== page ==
All our knowledge is taken from sensation, so how does sensation give us an idea like “being” or “is”? If we take “being” as indicating the most general and confused understanding of something, it follows that our idea of being comes from what is most general and confused in the sensible. But there is nothing more general one can say about the sensible than what belongs to it as such. And so our idea of being is grounded on what belongs to the sensible as such, namely: 

1.) The sensible as such has a relation to a knowing power. A thing is only sensible because some knowing power relates to it of necessity From this, we can gather the idea of being as what a knowing power necessarily relates to: i.e. being as true.

2.) The sensible as sensible is what the knowing power is ordered to. It is important to avoid the per accidens here: the sensible is the end of the sentitent; but it does not follow that the thing sensed is the end of the animal that senses it- very often it is to be avoided. But so long as we are careful to speak of the sensible as such, we can say it is an end, goal and perfection of the sentient. This gives us the idea of being as good.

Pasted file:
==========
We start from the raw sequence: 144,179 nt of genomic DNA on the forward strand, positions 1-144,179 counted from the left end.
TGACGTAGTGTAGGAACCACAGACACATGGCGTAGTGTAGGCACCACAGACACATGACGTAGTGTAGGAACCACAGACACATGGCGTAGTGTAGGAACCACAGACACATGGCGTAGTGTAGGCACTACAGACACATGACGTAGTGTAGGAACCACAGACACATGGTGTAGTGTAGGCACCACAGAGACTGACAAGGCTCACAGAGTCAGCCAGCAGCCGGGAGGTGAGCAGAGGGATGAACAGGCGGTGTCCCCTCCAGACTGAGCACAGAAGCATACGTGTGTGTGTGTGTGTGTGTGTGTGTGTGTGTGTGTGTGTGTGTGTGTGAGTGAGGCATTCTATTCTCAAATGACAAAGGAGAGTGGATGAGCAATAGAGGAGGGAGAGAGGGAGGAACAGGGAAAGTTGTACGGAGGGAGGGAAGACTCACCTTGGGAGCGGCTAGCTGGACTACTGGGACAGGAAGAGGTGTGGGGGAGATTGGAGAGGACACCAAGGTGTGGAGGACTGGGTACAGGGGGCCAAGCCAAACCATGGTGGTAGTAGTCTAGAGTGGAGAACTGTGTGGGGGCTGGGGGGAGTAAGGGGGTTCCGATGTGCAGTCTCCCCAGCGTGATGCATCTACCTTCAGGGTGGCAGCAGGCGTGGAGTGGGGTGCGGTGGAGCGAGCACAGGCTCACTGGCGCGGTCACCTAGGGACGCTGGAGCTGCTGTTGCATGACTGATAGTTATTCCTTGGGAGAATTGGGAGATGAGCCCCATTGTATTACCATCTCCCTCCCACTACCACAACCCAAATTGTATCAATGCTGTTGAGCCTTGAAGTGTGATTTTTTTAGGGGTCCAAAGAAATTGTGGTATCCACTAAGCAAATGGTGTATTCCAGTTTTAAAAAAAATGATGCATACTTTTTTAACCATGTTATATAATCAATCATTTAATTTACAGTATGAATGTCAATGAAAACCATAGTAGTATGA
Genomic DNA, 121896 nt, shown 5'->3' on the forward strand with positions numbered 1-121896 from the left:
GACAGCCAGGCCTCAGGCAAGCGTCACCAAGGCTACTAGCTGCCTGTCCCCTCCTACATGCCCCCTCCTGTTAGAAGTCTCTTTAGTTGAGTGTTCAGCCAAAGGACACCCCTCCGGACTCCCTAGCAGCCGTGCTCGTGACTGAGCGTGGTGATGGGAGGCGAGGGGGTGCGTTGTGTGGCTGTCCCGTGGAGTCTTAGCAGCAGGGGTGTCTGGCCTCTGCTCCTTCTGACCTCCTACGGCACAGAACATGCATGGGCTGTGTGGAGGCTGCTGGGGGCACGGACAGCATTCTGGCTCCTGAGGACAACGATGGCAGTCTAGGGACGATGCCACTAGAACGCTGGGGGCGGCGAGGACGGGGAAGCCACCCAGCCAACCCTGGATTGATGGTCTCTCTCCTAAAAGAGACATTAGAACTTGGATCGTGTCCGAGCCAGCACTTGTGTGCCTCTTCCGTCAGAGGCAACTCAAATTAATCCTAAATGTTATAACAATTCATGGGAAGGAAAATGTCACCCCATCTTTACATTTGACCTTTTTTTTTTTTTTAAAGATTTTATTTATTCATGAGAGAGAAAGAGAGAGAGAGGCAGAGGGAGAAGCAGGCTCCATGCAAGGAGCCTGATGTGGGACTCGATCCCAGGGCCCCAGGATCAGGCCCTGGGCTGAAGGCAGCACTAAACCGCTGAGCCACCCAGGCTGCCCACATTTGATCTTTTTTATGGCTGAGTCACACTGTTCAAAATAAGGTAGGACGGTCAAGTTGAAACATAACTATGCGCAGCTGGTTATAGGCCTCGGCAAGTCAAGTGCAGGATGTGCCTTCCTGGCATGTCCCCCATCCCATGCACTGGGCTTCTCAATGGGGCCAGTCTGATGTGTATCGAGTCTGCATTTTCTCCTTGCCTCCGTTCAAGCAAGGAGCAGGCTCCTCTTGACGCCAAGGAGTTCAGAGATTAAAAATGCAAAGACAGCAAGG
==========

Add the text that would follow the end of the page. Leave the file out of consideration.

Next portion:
3.) Both #1 and #2 require a relation to another. This requires being to be distinct, for relation is impossible without distinction. This gives us the idea of being as distinct, i.e. as other

4.) All of the above presuppose some relation to a sentient being. But before we even realize the sensible as such in relation to us, we are asking about what it is in itself. The most general response to “what is that?” is to say “something”; this gives us the idea of being as thing.

5.) The sensible thing as such has parts outside of other parts. This does not necessarily follow from any othe above points as stated, but it is clear by induction. But if it is given that being is thing, then the parts cannot be simply multiple, but in some way undivided. This gives us the idea of being as one.

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